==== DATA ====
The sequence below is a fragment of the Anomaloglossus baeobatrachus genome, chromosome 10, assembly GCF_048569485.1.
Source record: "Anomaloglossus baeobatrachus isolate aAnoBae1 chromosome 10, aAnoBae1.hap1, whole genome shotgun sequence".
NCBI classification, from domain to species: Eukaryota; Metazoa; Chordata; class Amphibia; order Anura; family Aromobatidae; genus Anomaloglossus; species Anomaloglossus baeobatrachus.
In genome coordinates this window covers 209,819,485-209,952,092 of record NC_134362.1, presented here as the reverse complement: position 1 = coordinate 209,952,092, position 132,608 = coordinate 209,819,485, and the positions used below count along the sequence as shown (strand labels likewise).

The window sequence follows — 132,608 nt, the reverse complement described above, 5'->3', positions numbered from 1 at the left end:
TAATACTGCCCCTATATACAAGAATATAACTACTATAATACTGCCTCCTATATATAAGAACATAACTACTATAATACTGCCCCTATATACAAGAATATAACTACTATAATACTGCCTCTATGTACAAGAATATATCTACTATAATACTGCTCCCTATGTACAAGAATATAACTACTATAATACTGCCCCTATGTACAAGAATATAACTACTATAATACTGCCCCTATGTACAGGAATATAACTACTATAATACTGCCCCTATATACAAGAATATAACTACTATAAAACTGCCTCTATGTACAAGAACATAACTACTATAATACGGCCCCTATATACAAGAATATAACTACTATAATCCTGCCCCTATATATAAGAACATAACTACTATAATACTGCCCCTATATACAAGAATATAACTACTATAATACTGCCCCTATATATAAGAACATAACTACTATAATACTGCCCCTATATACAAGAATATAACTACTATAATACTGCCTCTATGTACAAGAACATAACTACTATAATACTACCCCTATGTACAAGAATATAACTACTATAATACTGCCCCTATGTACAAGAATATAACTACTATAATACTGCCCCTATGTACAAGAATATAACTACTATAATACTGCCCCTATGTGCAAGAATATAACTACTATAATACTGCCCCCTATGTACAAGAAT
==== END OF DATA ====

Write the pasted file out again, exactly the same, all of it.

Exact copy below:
The sequence below is a fragment of the Anomaloglossus baeobatrachus genome, chromosome 10, assembly GCF_048569485.1.
Source record: "Anomaloglossus baeobatrachus isolate aAnoBae1 chromosome 10, aAnoBae1.hap1, whole genome shotgun sequence".
NCBI classification, from domain to species: Eukaryota; Metazoa; Chordata; class Amphibia; order Anura; family Aromobatidae; genus Anomaloglossus; species Anomaloglossus baeobatrachus.
In genome coordinates this window covers 209,819,485-209,952,092 of record NC_134362.1, presented here as the reverse complement: position 1 = coordinate 209,952,092, position 132,608 = coordinate 209,819,485, and the positions used below count along the sequence as shown (strand labels likewise).

The window sequence follows — 132,608 nt, the reverse complement described above, 5'->3', positions numbered from 1 at the left end:
TAATACTGCCCCTATATACAAGAATATAACTACTATAATACTGCCTCCTATATATAAGAACATAACTACTATAATACTGCCCCTATATACAAGAATATAACTACTATAATACTGCCTCTATGTACAAGAATATATCTACTATAATACTGCTCCCTATGTACAAGAATATAACTACTATAATACTGCCCCTATGTACAAGAATATAACTACTATAATACTGCCCCTATGTACAGGAATATAACTACTATAATACTGCCCCTATATACAAGAATATAACTACTATAAAACTGCCTCTATGTACAAGAACATAACTACTATAATACGGCCCCTATATACAAGAATATAACTACTATAATCCTGCCCCTATATATAAGAACATAACTACTATAATACTGCCCCTATATACAAGAATATAACTACTATAATACTGCCCCTATATATAAGAACATAACTACTATAATACTGCCCCTATATACAAGAATATAACTACTATAATACTGCCTCTATGTACAAGAACATAACTACTATAATACTACCCCTATGTACAAGAATATAACTACTATAATACTGCCCCTATGTACAAGAATATAACTACTATAATACTGCCCCTATGTACAAGAATATAACTACTATAATACTGCCCCTATGTGCAAGAATATAACTACTATAATACTGCCCCCTATGTACAAGAAT